• A fundamental component of a provider is the ability to store information about the data store and the objects within that data store with respect to state and change information. Metadata can be stored in a file, within a database or within the data source being synchronized. As an optional convenience, Sync Framework offers a complete implementation of a metadata store built on a lightweight database that runs in your process. The metadata for a data store can be broken down into five key components:VersionsKnowledgeTick countReplica IDTombstonesFor each item that is being synchronized, a small amount of information is stored that describes where and when the item was changed. This metadata is composed of two versions: a creation version and an update version. A version is composed of two components: a tick count assigned by the data store and the replica ID for the data store. As items are updated, the current tick count is applied to that item and the tick count is incremented by the data store. The replica ID is a unique value that identifies a particular data store. The creation version is the same as the update version when the item is created. Subsequent updates to the item modify the update version.The two primary ways that versioning can be implemented are:Inline tracking: In this method change tracking information for an item is updated as the change is made. In the case of a database, for example, a trigger may be used to update a change tracking table immediately after a row is updated.Asynchronous tracking: In this method, there is an external process that runs and scans for changes. Any updates found are added to the version information. This process may be part of a scheduled process or it may be executed prior to synchronization. This process is typically used when there are no internal mechanisms to automatically update version information when items are updated (such as when there is no way to inject logic in the update pipeline). A common way to check for changes is to store the state of an item and compare that it to its current state. For example, it might check to see if the last-write-time or file size had changed since the last update.All change-tracking must occur at least at the level of items. In other words, every item must have an independent version. In the case of a database, an item might be the entire row within a table. Alternatively, an item might be a column within a row of a table. In the case of file synchronization an item will likely be the file. More granular tracking is highly desirable in some scenarios as it reduces the potential for data conflicts (two users updating the same item on different replicas). The downside is that it increases the amount of change-tracking information stored.Another key concept that we need to discuss is the notion of knowledge. Knowledge is a compact representation of changes that the replica is aware of. As version information is updated so does the knowledge for the data store. Providers use replica knowledge to:Enumerate changes (determine which changes another replica is not aware of).Detect conflicts (determine which operations were made without knowledge of each other)Each replica must also maintain tombstone information for each of the items that are deleted. This is important because when synchronization is executed, if the item is no longer there, the provider will have no way of telling that this item has been deleted and cannot propagate the change to other providers. A tombstone must contain the following information:Global ID.Deletion version.Creation version.Because the number of tombstones will grow over time, it may be prudent to create a process to clean up this store after a period of time in order to save space. Support for managing tombstone information is provided with Sync Framework.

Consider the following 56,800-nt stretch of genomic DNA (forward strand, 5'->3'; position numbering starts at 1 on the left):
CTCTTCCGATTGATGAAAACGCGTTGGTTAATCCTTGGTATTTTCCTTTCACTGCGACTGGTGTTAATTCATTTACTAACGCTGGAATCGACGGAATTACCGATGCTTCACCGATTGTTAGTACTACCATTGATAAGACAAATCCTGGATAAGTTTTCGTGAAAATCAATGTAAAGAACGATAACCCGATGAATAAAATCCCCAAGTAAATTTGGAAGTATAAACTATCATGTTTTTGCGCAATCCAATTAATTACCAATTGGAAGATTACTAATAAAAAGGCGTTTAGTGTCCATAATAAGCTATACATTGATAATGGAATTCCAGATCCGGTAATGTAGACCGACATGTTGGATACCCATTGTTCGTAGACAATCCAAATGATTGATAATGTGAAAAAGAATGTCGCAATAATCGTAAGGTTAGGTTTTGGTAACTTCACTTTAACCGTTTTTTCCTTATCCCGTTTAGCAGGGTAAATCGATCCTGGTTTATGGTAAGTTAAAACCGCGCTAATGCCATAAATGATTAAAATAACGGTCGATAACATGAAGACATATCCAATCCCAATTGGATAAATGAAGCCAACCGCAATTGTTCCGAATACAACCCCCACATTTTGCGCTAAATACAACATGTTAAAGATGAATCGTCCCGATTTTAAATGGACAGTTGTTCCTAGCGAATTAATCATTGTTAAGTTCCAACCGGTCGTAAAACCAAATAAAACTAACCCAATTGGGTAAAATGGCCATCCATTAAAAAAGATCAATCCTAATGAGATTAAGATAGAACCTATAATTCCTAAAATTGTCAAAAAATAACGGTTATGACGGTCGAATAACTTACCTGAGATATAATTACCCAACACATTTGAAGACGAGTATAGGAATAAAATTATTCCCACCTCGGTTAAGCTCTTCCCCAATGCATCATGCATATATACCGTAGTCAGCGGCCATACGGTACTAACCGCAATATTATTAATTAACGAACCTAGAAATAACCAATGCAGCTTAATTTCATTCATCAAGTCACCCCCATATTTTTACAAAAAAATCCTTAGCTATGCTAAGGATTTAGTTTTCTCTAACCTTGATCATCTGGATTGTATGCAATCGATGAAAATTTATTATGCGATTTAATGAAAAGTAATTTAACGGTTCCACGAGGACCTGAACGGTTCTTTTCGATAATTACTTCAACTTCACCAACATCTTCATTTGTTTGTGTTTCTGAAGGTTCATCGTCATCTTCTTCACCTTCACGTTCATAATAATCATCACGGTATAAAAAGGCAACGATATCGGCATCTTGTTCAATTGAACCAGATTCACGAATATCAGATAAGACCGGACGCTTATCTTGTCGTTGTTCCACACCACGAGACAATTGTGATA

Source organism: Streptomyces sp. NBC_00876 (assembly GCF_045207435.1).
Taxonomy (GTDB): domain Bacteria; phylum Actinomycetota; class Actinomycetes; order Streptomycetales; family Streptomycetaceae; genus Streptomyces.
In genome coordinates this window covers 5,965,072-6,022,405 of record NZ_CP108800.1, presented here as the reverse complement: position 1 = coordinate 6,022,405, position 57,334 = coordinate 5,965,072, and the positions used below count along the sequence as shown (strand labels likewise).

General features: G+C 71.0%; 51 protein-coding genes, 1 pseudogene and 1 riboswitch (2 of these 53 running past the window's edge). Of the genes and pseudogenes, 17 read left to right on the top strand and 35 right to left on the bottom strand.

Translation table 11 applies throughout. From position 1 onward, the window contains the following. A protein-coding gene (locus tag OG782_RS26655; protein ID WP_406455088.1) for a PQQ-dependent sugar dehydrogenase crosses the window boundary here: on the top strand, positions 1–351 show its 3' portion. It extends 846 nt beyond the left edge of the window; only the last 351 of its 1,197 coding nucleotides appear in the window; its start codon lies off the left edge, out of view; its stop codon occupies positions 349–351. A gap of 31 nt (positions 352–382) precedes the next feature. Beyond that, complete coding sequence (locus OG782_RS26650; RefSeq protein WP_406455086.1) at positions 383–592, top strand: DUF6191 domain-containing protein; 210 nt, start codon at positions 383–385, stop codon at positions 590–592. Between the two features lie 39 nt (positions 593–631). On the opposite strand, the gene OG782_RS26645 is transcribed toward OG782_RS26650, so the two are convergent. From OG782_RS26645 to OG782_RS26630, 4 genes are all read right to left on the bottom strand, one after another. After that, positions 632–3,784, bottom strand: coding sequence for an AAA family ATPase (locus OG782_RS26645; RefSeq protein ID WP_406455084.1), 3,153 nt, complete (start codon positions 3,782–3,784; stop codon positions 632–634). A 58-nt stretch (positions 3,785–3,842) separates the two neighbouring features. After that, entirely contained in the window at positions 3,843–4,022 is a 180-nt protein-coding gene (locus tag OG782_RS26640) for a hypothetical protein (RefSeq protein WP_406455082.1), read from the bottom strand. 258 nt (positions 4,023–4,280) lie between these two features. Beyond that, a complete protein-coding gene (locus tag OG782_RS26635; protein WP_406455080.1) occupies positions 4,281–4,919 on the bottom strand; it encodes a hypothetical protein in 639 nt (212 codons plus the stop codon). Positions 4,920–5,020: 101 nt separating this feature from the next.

• Sync Framework uses metadata that includes all the information that is required to perform synchronization. The metadata is small and efficient, and Sync Framework provides components that handle many of the tasks that involve metadata. The use of metadata keeps synchronization data type agnostic and helps balance freedom, interoperability, and simplicity. The following table lists and describes some metadata benefits that Sync Framework provides.Benefit Description ConciseMetadata is concise because it has no per-item version vectors, and still is enough for single- and multi-master synchronization.EfficientMetadata is efficient because it uses minimal change enumeration, even in loops.PreciseSync Framework uses precise conflict detection, without under- or over-detection and no over-sending of changes. This applies to both unstructured data such as files, and structured data such as detailed change tracking.FlexibleUsers can use any store and any technique for storing metadata, can add verbs to their own protocols, and can use their own techniques to optimize synchronization operations.InteroperableMetadata is agreed upon. Therefore, arbitrary topologies can be supported.EasySync Framework provides a standard toolkit. This handles many of the complexities of multimaster synchronization. The toolkit can also be customized to enable users to make changes to obtain even better performance.UsefulSync Framework manages as much metadata as is required. For example, an application can decide to handle only timestamps and to let Sync Framework handle versions, knowledge, and metadata storage. The application does not have to track deletions because Sync Framework computes them from a list. And the application does not have to track changes because Sync Framework computes them from hashes. Also, if it is necessary, Sync Framework can provide full multimaster support for legacy stores.